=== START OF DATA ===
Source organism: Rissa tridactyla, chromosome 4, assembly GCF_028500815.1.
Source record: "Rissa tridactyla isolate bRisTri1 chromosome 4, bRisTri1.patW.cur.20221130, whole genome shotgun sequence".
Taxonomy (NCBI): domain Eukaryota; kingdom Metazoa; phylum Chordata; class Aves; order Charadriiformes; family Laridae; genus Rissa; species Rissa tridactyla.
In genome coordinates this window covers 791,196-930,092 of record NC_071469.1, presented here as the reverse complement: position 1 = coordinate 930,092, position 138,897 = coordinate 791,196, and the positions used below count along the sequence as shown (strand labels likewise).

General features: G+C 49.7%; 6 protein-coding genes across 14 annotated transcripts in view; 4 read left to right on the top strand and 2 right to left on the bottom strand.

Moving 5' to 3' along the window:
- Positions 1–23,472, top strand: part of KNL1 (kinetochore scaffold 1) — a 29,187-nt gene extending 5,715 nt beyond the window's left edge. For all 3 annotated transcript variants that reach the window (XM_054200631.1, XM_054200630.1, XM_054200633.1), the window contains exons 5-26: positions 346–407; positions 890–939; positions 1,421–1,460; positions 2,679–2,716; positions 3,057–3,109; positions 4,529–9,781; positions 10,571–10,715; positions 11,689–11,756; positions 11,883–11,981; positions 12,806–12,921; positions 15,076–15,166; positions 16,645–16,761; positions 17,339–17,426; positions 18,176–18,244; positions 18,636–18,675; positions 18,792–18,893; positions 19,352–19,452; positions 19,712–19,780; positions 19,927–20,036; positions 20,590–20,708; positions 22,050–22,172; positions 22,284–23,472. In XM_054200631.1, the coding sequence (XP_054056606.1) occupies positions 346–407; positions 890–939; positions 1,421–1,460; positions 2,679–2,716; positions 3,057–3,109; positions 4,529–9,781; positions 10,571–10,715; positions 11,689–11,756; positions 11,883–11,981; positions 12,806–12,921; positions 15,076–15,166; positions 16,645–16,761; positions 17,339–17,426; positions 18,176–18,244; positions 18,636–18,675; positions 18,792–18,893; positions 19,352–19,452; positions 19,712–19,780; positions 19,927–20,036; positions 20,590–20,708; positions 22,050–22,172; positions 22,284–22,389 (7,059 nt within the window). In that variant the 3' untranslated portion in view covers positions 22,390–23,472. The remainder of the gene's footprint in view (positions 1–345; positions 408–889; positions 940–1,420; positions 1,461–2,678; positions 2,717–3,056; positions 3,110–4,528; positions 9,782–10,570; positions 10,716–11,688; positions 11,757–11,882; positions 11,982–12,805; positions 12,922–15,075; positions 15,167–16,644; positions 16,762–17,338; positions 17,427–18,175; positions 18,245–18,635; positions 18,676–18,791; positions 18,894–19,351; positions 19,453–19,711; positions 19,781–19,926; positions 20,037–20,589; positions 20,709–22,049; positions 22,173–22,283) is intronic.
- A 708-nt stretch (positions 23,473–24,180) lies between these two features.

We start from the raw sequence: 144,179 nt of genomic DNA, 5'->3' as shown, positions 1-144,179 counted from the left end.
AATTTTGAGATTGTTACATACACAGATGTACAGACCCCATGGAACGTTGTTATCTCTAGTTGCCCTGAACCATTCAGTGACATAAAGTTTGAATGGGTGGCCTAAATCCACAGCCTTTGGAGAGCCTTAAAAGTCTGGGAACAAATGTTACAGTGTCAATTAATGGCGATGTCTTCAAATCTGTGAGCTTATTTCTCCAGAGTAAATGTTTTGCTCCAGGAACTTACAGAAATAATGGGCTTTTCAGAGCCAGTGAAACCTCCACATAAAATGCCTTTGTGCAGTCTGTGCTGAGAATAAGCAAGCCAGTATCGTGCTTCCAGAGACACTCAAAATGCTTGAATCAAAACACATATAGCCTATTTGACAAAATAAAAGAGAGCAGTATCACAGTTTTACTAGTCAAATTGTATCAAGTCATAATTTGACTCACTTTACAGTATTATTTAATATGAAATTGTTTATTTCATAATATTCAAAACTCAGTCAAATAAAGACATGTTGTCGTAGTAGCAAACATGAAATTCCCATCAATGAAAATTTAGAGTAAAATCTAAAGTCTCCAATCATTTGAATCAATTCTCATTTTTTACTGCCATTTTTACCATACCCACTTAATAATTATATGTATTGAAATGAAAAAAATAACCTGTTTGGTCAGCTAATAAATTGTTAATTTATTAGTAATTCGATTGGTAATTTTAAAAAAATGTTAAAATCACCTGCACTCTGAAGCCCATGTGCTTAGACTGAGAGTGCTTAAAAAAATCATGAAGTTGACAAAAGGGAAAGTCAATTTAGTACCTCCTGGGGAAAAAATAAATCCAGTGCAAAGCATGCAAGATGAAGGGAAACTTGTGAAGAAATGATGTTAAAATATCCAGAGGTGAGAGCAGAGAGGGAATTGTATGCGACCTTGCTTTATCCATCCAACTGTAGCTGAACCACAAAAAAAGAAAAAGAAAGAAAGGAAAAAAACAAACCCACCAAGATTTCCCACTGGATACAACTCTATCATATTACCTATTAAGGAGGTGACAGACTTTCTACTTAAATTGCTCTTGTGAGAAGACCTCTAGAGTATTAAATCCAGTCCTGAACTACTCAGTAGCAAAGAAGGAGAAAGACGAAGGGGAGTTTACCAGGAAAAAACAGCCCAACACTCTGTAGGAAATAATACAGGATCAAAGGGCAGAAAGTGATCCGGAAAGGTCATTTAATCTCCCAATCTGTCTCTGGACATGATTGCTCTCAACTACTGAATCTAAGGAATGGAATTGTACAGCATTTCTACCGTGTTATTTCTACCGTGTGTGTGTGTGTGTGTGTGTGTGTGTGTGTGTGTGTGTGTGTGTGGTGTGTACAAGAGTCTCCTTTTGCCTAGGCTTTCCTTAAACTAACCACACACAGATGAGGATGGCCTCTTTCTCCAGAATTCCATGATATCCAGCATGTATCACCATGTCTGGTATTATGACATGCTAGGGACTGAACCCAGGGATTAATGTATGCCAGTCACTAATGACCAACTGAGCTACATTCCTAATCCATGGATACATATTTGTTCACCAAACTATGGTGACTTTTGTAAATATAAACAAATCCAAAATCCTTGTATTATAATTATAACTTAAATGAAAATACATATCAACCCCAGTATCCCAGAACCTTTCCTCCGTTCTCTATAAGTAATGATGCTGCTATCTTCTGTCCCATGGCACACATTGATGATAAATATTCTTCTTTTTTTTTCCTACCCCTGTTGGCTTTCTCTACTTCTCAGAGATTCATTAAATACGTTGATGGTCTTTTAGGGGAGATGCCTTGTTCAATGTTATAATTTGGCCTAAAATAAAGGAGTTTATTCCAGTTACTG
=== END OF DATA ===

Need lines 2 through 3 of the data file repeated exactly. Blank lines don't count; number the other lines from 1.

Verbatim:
Source record: "Rissa tridactyla isolate bRisTri1 chromosome 4, bRisTri1.patW.cur.20221130, whole genome shotgun sequence".
Taxonomy (NCBI): domain Eukaryota; kingdom Metazoa; phylum Chordata; class Aves; order Charadriiformes; family Laridae; genus Rissa; species Rissa tridactyla.